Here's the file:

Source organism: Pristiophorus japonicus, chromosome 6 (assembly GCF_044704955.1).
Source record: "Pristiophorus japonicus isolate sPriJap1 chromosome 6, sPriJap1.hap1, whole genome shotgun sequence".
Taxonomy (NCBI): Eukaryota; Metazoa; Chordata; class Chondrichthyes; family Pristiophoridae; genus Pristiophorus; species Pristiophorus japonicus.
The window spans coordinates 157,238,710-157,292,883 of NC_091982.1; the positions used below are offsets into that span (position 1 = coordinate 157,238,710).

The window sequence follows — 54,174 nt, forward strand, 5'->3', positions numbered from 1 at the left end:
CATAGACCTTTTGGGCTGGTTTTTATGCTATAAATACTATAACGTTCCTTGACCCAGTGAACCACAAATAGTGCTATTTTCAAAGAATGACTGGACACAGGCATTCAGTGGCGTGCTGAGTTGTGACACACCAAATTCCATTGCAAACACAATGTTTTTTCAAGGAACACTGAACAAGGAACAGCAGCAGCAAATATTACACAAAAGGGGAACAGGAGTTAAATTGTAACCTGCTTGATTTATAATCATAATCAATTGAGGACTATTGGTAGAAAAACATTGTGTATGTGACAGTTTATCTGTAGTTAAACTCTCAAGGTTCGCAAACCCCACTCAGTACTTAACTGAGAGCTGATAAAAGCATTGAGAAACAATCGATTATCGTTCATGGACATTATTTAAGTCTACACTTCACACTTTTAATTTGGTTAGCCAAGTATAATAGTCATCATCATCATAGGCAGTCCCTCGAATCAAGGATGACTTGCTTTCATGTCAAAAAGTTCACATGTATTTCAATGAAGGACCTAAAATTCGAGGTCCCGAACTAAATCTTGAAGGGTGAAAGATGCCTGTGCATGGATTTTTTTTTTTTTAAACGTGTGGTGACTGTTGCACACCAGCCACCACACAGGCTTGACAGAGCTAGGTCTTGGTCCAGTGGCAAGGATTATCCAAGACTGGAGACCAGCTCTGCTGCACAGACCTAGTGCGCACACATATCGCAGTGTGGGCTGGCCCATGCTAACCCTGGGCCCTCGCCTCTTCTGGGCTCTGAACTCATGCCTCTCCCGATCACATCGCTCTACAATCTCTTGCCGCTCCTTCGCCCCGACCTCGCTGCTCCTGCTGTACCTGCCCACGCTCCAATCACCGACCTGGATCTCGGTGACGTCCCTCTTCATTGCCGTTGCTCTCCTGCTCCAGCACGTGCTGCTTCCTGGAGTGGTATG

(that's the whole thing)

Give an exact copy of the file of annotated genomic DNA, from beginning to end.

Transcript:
Source organism: Pristiophorus japonicus, chromosome 6 (assembly GCF_044704955.1).
Source record: "Pristiophorus japonicus isolate sPriJap1 chromosome 6, sPriJap1.hap1, whole genome shotgun sequence".
Taxonomy (NCBI): Eukaryota; Metazoa; Chordata; class Chondrichthyes; family Pristiophoridae; genus Pristiophorus; species Pristiophorus japonicus.
The window spans coordinates 157,238,710-157,292,883 of NC_091982.1; the positions used below are offsets into that span (position 1 = coordinate 157,238,710).

The window sequence follows — 54,174 nt, forward strand, 5'->3', positions numbered from 1 at the left end:
CATAGACCTTTTGGGCTGGTTTTTATGCTATAAATACTATAACGTTCCTTGACCCAGTGAACCACAAATAGTGCTATTTTCAAAGAATGACTGGACACAGGCATTCAGTGGCGTGCTGAGTTGTGACACACCAAATTCCATTGCAAACACAATGTTTTTTCAAGGAACACTGAACAAGGAACAGCAGCAGCAAATATTACACAAAAGGGGAACAGGAGTTAAATTGTAACCTGCTTGATTTATAATCATAATCAATTGAGGACTATTGGTAGAAAAACATTGTGTATGTGACAGTTTATCTGTAGTTAAACTCTCAAGGTTCGCAAACCCCACTCAGTACTTAACTGAGAGCTGATAAAAGCATTGAGAAACAATCGATTATCGTTCATGGACATTATTTAAGTCTACACTTCACACTTTTAATTTGGTTAGCCAAGTATAATAGTCATCATCATCATAGGCAGTCCCTCGAATCAAGGATGACTTGCTTTCATGTCAAAAAGTTCACATGTATTTCAATGAAGGACCTAAAATTCGAGGTCCCGAACTAAATCTTGAAGGGTGAAAGATGCCTGTGCATGGATTTTTTTTTTTTTAAACGTGTGGTGACTGTTGCACACCAGCCACCACACAGGCTTGACAGAGCTAGGTCTTGGTCCAGTGGCAAGGATTATCCAAGACTGGAGACCAGCTCTGCTGCACAGACCTAGTGCGCACACATATCGCAGTGTGGGCTGGCCCATGCTAACCCTGGGCCCTCGCCTCTTCTGGGCTCTGAACTCATGCCTCTCCCGATCACATCGCTCTACAATCTCTTGCCGCTCCTTCGCCCCGACCTCGCTGCTCCTGCTGTACCTGCCCACGCTCCAATCACCGACCTGGATCTCGGTGACGTCCCTCTTCATTGCCGTTGCTCTCCTGCTCCAGCACGTGCTGCTTCCTGGAGTGGTATG